This blog first appeared on Community Catalyst's Health Policy Hub written by Eva Maria Stahl, with contributing guest bloggers Tekisha Dwan Everette of Health Equity Solutions and Karen Siegel of Connecticut Voices for Children. It may also be found here.
Connecticut’s federally funded effort to introduce primary care innovations (through the State Innovation Model or SIM grant) is entering its final years of implementation. In the coming months, the state will present and finalize its proposals (to review and comment on proposals as they are released, see here). Right now is an opportune time to ensure these proposals can transform Connecticut’s health system to promote equity by investing in prevention and addressing social and economic factors that make some in our state far less healthy than others.
As a reminder, many states applied for the federal SIM grant funds to advance health reform. Connecticut has used this funding as an opportunity to explore new models of primary care delivery with a focus on health disparities. Specifically, SIM piloted a primary care health home model that incorporated community health workers into the care team for some patients. As with any pilot or model, there continue to be bumps that need smoothing and culture that needs shifting. The premise, however, is solid: the current system does not do enough to reduce the deep disparities in both individual and population health that reverberate through communities of color. Specifically, the current system does not do enough to connect families with community-based services where they live.
Commitments to any one payment model can serve as a barrier to improving health outcomes. The fee-for-service approach of the Medicaid payment system is limited in flexibility and for too long some have safeguarded it as the only viable path. This is not an “us” against “them” situation but rather a recognition that, in its current form, fee-for-service is a barrier to scaling up efforts to connect primary care with community-based services in long-term and meaningful ways. With an innovative approach, Connecticut can adapt the state’s health systems to the needs of all of our residents while simultaneously safeguarding access to quality health care and vital services.
As advocates and stakeholders disagree about what payment or delivery system approach will meet the triple aim of lower cost, high quality care while maximizing access – the question is: what do consumers want? What do consumers need? And how do consumers define success? And if the goal is to center on health equity in this work, what systematic and systemic changes are needed? Connecticut’s approach of focusing on primary care to meet these needs is admirable. Primary care is the first touch point for many people when they interact with the health care system and a venue of frequent contact with parents and young children. It is also a space ripe for culture change given the right supports. A whole-family and integrated care approach is, without a doubt, the future of health care delivery and what is needed to advance health equity in Connecticut.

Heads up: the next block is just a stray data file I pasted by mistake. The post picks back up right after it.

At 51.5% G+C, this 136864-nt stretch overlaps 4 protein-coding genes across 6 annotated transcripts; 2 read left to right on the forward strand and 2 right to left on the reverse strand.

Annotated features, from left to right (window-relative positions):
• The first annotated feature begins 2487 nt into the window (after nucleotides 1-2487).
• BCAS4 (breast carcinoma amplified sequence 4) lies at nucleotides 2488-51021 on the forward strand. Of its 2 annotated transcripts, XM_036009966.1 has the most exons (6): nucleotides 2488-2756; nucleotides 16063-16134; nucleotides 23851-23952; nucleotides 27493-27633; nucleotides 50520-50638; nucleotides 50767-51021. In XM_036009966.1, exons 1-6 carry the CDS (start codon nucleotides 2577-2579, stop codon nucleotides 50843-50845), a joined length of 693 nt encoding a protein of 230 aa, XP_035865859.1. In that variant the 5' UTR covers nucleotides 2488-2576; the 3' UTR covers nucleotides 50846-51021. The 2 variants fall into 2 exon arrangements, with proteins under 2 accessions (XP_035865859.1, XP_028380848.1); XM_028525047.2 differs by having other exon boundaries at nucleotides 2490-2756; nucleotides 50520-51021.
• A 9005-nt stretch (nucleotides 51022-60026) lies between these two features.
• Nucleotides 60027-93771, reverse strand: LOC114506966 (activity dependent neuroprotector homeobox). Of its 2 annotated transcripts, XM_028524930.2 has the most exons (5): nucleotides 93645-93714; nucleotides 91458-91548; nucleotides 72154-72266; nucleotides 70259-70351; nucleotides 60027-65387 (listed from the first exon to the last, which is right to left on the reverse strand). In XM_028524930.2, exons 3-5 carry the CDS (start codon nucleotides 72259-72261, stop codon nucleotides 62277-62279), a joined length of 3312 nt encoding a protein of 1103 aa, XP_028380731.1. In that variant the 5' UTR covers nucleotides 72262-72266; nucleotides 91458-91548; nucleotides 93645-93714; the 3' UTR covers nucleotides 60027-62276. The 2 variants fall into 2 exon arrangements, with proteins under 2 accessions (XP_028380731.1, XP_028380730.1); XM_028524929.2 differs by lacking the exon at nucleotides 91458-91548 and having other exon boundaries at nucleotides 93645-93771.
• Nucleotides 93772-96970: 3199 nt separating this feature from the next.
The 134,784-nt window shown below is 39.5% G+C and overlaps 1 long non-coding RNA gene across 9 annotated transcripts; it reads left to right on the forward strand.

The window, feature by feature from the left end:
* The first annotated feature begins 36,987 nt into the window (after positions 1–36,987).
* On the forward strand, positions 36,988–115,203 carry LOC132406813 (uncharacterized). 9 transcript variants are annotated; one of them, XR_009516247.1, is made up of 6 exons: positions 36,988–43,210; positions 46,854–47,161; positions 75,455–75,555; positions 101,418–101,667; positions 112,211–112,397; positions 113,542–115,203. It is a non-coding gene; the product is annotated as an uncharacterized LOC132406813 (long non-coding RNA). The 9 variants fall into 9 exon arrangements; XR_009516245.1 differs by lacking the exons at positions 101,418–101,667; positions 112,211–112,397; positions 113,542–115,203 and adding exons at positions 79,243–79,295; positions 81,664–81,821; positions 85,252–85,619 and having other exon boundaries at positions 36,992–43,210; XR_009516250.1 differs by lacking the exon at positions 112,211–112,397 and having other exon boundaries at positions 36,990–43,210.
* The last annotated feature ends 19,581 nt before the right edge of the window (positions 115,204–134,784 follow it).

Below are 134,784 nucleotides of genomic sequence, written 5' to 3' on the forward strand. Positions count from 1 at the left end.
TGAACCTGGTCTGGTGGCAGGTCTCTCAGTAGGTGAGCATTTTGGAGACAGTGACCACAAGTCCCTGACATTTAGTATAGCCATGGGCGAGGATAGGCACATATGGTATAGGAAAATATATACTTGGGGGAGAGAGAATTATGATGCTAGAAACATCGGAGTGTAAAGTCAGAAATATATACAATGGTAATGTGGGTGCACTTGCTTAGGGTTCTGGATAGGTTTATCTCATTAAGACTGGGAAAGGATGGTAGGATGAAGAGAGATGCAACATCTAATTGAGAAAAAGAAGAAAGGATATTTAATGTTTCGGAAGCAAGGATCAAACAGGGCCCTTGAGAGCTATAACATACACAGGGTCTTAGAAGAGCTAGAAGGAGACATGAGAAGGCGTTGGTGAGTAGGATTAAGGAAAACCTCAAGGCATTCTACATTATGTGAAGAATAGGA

How we get there while ensuring that any system reflects the needs and wants of consumers themselves is less clear. Listening to consumers is hard work; it requires patience, resources and time to build trust. Specifically, it is essential to build trust with communities of color and those communities left out of economic progress; it also demands a long-term commitment from key stakeholders and decision makers. Finally, it requires advocates and stakeholders to be listeners and innovators.
As Connecticut’s decision makers contemplate next steps regarding how to implement some of the learnings from their SIM work over the next six or so months, those advocating for better care and health equity should consider what mechanisms would support needed changes that reflect consumer feedback. Reconsidering the pathways – the “how” – as we forge ahead with advocacy in a financially scarce environment will be important to meeting our goals for health equity and readying the system for more ambitious work around social determinants of health. Let’s get to work together.
Tekisha Dwan Everette, PhD*, Executive Director, Health Equity Solutions and Karen Siegel, M.P.H., Health Policy Fellow, Connecticut Voices for Children contributed to this blog as guest bloggers.
*Dr. Everette is a subcontractor with the Consumer Advisory Board but the opinions written here are wholly her own and do not represent any other entities.